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Lucy Turns Pages: Is reading really effective at improving your mental health?

Is reading really effective at improving your mental health?

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Hi everyone! So I wanted to do a quick post on reading as a strategy to deal with anxiety and low mood. I like to talk about mental health on my blog and Twitter and I'd be really interested to hear your own experience with reading and anything you find particularly helpful for your mental health.

Reading was  something I struggled with. I remember when I was a child, I was reading a fantasy book and my teacher told me it wasn't appropriate and an adult picked out a classic for me to read instead. I absolutely hated it and this put me off reading for a very long time. I didn't start to get back into reading until I was a teenager and all of my friends were reading but I still found it extremely difficult to concentrate on a book and didn't read much. For years I felt like I was behind on all of these books and I'd missed out on a lot of good books that everyone else had experienced at the right age. Side note but this is why I am a huge advocate for letting children read what they want to and for helping children to read freely.

It took me time to be able to focus on a book and really enjoy reading many pages in one go. I kept trying and eventually got to the point where I could do so. I still have problems picking up a book because of my mental health. It is much easier to stay in your thoughts and scroll than to make yourself focus on something that consumes your mind. BUT I know from experience that once I start reading it, I feel really really good. It distracts my mind and makes me feel more content and even afterwards I keep thinking about the book. So I try to get myself to read, even though it feels very difficult.

I recently noticed that when I sat down (after a lot of procrastination) and just kept reading, even with breaks and having a goal of how many pages I wanted to read: when I hit that goal and I'd read quite a bit for the day, I felt in such a good mood! My anxiety and lack of motivation had calmed, I kept thinking about the story and I felt really positive. I cannot exaggerate enough how good this made me feel. So, I'm going to keep getting myself to read, even though I really don't feel like it beforehand or I'm tired or don't feel too well. I am going to remind myself of how good I felt. I might set goals too and keep trying to read a lot each day if possible and see how my mood and mental health are. 

Do you feel like this before and after reading? I'd love to hear your thoughts.

Thank you to my Ko-Fi members!~

Josh de Lioncourt- check out his fantasy books!
Charles Edward Williams- check out his Roman fiction book
D. M. Wright- check out his horror comedy books
Kenneth Lumpkin- check out his poetry books
Cherron Riser- check out her romance and paranormal romance books
Kimberly Greer- check out her romance book
Jill Horton- check out her children's book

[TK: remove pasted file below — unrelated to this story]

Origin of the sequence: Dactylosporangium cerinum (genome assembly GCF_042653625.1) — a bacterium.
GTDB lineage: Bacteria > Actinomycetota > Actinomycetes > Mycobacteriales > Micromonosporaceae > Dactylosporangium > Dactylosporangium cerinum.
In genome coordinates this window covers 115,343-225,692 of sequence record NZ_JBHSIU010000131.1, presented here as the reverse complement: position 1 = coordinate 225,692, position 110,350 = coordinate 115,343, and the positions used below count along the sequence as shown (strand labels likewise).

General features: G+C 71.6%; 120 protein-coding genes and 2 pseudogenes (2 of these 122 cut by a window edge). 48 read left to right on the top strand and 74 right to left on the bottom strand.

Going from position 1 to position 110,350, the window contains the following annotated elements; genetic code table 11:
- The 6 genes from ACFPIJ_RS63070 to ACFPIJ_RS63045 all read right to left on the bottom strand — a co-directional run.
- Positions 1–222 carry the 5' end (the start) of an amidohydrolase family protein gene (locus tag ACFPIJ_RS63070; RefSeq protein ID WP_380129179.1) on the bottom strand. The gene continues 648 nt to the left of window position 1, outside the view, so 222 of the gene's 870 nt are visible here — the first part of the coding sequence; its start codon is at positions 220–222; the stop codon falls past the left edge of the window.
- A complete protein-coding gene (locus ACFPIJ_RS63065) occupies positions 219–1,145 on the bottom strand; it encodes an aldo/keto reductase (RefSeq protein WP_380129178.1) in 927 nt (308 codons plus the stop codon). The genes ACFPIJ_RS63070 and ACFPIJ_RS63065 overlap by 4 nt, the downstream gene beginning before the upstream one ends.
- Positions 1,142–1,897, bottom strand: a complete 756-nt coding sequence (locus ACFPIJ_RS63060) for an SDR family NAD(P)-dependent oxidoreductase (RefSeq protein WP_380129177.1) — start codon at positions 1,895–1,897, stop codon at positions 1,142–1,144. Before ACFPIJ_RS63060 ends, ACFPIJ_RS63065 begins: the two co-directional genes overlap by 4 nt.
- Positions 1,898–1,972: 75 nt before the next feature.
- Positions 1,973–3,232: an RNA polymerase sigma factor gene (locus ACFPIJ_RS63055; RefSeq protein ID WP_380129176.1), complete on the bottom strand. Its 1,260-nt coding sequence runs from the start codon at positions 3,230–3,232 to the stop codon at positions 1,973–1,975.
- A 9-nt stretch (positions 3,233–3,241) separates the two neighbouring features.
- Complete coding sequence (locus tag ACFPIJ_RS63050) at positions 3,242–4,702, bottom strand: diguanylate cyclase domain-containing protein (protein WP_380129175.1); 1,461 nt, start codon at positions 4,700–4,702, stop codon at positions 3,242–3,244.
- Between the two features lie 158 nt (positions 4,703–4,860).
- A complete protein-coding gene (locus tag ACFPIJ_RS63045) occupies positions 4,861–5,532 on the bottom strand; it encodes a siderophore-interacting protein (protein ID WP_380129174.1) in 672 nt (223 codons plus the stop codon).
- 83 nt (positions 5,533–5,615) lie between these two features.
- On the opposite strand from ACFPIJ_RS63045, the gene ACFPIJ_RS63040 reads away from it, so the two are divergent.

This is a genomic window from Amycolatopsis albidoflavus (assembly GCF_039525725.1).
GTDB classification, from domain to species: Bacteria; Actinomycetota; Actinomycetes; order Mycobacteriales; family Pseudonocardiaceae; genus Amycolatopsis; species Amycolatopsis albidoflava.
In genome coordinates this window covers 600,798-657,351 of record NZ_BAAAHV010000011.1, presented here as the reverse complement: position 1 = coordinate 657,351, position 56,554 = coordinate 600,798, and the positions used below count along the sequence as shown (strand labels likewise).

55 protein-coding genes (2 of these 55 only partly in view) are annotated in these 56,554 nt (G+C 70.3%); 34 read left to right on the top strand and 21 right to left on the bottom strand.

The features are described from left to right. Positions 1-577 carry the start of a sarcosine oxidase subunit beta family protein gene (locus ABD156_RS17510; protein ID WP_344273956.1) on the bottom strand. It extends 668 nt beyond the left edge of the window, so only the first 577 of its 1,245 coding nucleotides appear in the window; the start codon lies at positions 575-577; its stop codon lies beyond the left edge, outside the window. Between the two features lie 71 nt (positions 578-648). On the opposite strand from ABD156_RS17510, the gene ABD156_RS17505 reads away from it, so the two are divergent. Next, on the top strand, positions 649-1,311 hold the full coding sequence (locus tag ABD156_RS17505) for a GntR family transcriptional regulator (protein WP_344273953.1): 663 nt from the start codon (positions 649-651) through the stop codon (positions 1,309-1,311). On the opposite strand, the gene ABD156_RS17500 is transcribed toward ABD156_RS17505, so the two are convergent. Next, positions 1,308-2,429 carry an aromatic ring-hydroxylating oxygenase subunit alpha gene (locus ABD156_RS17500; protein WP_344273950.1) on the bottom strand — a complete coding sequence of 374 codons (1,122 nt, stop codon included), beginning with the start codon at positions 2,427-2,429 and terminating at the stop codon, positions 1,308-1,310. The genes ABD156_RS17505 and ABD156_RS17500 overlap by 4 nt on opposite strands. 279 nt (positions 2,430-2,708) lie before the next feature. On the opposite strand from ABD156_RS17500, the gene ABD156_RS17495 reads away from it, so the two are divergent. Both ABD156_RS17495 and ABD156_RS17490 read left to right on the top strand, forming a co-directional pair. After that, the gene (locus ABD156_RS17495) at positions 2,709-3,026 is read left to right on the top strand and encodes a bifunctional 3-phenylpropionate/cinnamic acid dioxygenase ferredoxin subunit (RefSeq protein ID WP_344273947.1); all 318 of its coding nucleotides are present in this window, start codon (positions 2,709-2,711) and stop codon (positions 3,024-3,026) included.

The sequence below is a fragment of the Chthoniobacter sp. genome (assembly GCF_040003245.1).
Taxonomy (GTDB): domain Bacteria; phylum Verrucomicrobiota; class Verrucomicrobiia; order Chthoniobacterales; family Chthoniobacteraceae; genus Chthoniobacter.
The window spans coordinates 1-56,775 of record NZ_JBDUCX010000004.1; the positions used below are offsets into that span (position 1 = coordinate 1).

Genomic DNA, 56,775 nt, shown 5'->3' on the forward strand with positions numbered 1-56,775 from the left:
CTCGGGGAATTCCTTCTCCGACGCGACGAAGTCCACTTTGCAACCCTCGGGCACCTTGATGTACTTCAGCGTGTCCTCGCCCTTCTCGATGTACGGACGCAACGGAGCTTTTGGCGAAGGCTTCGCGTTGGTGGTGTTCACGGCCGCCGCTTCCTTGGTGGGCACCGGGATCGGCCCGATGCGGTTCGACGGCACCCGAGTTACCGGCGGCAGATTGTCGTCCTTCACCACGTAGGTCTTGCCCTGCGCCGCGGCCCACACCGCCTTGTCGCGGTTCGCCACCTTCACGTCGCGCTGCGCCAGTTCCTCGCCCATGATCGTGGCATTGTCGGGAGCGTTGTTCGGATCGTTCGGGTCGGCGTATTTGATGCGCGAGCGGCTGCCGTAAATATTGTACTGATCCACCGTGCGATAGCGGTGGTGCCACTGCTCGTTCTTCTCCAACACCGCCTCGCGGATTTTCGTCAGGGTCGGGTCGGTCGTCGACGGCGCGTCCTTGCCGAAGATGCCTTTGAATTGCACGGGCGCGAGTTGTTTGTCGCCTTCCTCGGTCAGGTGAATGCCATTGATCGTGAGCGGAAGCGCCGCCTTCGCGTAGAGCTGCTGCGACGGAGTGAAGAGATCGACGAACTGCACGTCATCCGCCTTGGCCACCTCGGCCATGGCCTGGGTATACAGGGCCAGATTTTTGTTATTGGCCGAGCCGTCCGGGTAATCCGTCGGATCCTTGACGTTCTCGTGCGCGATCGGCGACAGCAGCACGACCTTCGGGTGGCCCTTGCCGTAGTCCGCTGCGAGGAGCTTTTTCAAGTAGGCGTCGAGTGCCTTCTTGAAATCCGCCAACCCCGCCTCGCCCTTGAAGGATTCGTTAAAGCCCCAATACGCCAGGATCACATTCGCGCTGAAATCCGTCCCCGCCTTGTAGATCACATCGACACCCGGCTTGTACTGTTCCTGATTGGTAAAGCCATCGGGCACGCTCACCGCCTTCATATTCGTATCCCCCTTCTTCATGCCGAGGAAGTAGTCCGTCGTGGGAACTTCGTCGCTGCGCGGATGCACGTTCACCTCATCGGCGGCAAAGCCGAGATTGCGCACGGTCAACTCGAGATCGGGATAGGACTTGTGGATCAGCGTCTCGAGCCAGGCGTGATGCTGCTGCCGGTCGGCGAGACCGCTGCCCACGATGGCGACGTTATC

Quinn de Barra- check out their supernatural horror book and follow them on Twitter
Dorian J. Sinnott- check out his horror books and short story and poetry collections
R. G. Roberts- check out her sci-fi books and fantasy Kindle Vella
Rachael DK- check out her memoir and poetry book
MJ Hutto- check out her fantasy books
Tim Ruel- check out his sci-fi book and author website
Erik S. Meyers- check out his historical fiction book and author website
Melissa Stone- check out her YA urban fantasy series and adult fantasy series
Jon Herrera- check out his middlegrade fantasy series
Thomas Hansen- check out his YA sci-fi novel
Emma Jordan- check out her vampire rom-com book
Adam Gaffen- check out his author website and latest sci-fi book
Kasia Metkowski- check out her blog and serialised story
Mark Piggott- check out his fantasy book and author website
Arbor Winter Barrow- check out their YA sci-fi books and poetry book
IJC Writing- check out their blog and fantasy book
Izzy Matias- check out her YA contemporary book and one of her blog posts
Adam Peter Johnson- check out his sci-fi dystopian book
Phannie- check out her blog and follow her on Twitter
O. J. BarrĂ©- check out her fantasy books- The Awen Trilogy and The Druids of Marduk
Barry Ryerson- check out his middlegrade fantasy book
Rebecca Rose- check out her family saga book 1 and book 2
Mellie Miller- paranormal romance writer, check out her author page and website
Maria Blackrane- follow her on Twitter for updates on her upcoming dark adult fantasy
Sara R. Cleveland- check out her fantasy romance books
Steven Neil- check out his historical fiction book
Casey Bell- check out his books: A Family of Strangers and 4Score
Alan K. Dell- check out his sci-fi books: From the Grave of the Gods and The Re-Emergence
Kyt Wright- check out his author page and website
Denise O. Eaton- check out her fantasy books website and book 1 in her fantasy series
Tea Spangsberg- check out their fantasy book and author website
Harrison Murphy- check out his thriller book and follow him on Twitter 
Ellie Yarde- check out her romance book and book blog
Candice Zee- check out her YA fantasy book and website
Richard Holeman- check out his horror book and website
Pumpernickel House Publishing- check out their website and journal issue 1
Katherine Macdonald- check out her Hades and Persephone retelling and author website

1 comment:

  1. Reading is a big part of self-care for my mental health. It's one of the few activities that allows me to 'shut my mind off' for a moment and let go of what's going on in life. Instead, I'm just present in that moment, enjoying the story that's being told.